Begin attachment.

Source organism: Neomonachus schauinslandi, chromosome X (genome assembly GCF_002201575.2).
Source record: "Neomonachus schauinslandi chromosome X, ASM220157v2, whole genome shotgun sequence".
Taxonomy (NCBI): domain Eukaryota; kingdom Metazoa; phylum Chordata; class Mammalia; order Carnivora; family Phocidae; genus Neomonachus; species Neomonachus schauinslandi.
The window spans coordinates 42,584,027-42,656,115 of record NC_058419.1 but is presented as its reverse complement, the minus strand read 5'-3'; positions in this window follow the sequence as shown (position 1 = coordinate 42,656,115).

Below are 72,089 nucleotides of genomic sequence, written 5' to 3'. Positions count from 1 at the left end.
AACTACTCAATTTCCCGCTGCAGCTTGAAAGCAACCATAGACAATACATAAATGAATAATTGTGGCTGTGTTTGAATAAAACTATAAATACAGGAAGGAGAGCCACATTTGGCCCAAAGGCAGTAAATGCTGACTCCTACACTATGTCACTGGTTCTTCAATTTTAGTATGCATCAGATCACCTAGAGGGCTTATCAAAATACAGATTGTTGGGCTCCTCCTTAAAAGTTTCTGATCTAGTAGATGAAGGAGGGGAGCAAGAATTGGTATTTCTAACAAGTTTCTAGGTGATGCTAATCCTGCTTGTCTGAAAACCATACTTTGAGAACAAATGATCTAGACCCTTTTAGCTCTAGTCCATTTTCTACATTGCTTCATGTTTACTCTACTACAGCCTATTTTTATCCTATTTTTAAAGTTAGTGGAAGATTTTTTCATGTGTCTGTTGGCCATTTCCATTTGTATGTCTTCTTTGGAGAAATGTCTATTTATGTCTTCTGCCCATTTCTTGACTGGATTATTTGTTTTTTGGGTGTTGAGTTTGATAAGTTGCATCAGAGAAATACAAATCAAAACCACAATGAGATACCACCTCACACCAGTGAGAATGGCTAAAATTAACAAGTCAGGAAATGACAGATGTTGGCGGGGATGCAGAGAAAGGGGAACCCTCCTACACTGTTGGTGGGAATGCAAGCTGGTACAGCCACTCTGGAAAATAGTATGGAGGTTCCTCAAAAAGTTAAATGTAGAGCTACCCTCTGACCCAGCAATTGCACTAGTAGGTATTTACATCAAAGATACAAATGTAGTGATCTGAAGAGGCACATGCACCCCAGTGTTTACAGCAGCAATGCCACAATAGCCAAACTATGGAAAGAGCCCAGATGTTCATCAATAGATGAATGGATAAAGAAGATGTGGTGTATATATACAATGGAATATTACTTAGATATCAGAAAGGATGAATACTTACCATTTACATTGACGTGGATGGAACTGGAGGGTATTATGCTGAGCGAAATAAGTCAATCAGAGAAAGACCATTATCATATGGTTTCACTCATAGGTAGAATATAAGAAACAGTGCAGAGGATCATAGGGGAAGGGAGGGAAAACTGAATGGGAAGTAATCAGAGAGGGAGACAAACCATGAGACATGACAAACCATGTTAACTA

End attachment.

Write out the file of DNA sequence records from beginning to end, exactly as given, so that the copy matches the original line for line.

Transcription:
Source organism: Neomonachus schauinslandi, chromosome X (genome assembly GCF_002201575.2).
Source record: "Neomonachus schauinslandi chromosome X, ASM220157v2, whole genome shotgun sequence".
Taxonomy (NCBI): domain Eukaryota; kingdom Metazoa; phylum Chordata; class Mammalia; order Carnivora; family Phocidae; genus Neomonachus; species Neomonachus schauinslandi.
The window spans coordinates 42,584,027-42,656,115 of record NC_058419.1 but is presented as its reverse complement, the minus strand read 5'-3'; positions in this window follow the sequence as shown (position 1 = coordinate 42,656,115).

Below are 72,089 nucleotides of genomic sequence, written 5' to 3'. Positions count from 1 at the left end.
AACTACTCAATTTCCCGCTGCAGCTTGAAAGCAACCATAGACAATACATAAATGAATAATTGTGGCTGTGTTTGAATAAAACTATAAATACAGGAAGGAGAGCCACATTTGGCCCAAAGGCAGTAAATGCTGACTCCTACACTATGTCACTGGTTCTTCAATTTTAGTATGCATCAGATCACCTAGAGGGCTTATCAAAATACAGATTGTTGGGCTCCTCCTTAAAAGTTTCTGATCTAGTAGATGAAGGAGGGGAGCAAGAATTGGTATTTCTAACAAGTTTCTAGGTGATGCTAATCCTGCTTGTCTGAAAACCATACTTTGAGAACAAATGATCTAGACCCTTTTAGCTCTAGTCCATTTTCTACATTGCTTCATGTTTACTCTACTACAGCCTATTTTTATCCTATTTTTAAAGTTAGTGGAAGATTTTTTCATGTGTCTGTTGGCCATTTCCATTTGTATGTCTTCTTTGGAGAAATGTCTATTTATGTCTTCTGCCCATTTCTTGACTGGATTATTTGTTTTTTGGGTGTTGAGTTTGATAAGTTGCATCAGAGAAATACAAATCAAAACCACAATGAGATACCACCTCACACCAGTGAGAATGGCTAAAATTAACAAGTCAGGAAATGACAGATGTTGGCGGGGATGCAGAGAAAGGGGAACCCTCCTACACTGTTGGTGGGAATGCAAGCTGGTACAGCCACTCTGGAAAATAGTATGGAGGTTCCTCAAAAAGTTAAATGTAGAGCTACCCTCTGACCCAGCAATTGCACTAGTAGGTATTTACATCAAAGATACAAATGTAGTGATCTGAAGAGGCACATGCACCCCAGTGTTTACAGCAGCAATGCCACAATAGCCAAACTATGGAAAGAGCCCAGATGTTCATCAATAGATGAATGGATAAAGAAGATGTGGTGTATATATACAATGGAATATTACTTAGATATCAGAAAGGATGAATACTTACCATTTACATTGACGTGGATGGAACTGGAGGGTATTATGCTGAGCGAAATAAGTCAATCAGAGAAAGACCATTATCATATGGTTTCACTCATAGGTAGAATATAAGAAACAGTGCAGAGGATCATAGGGGAAGGGAGGGAAAACTGAATGGGAAGTAATCAGAGAGGGAGACAAACCATGAGACATGACAAACCATGTTAACTA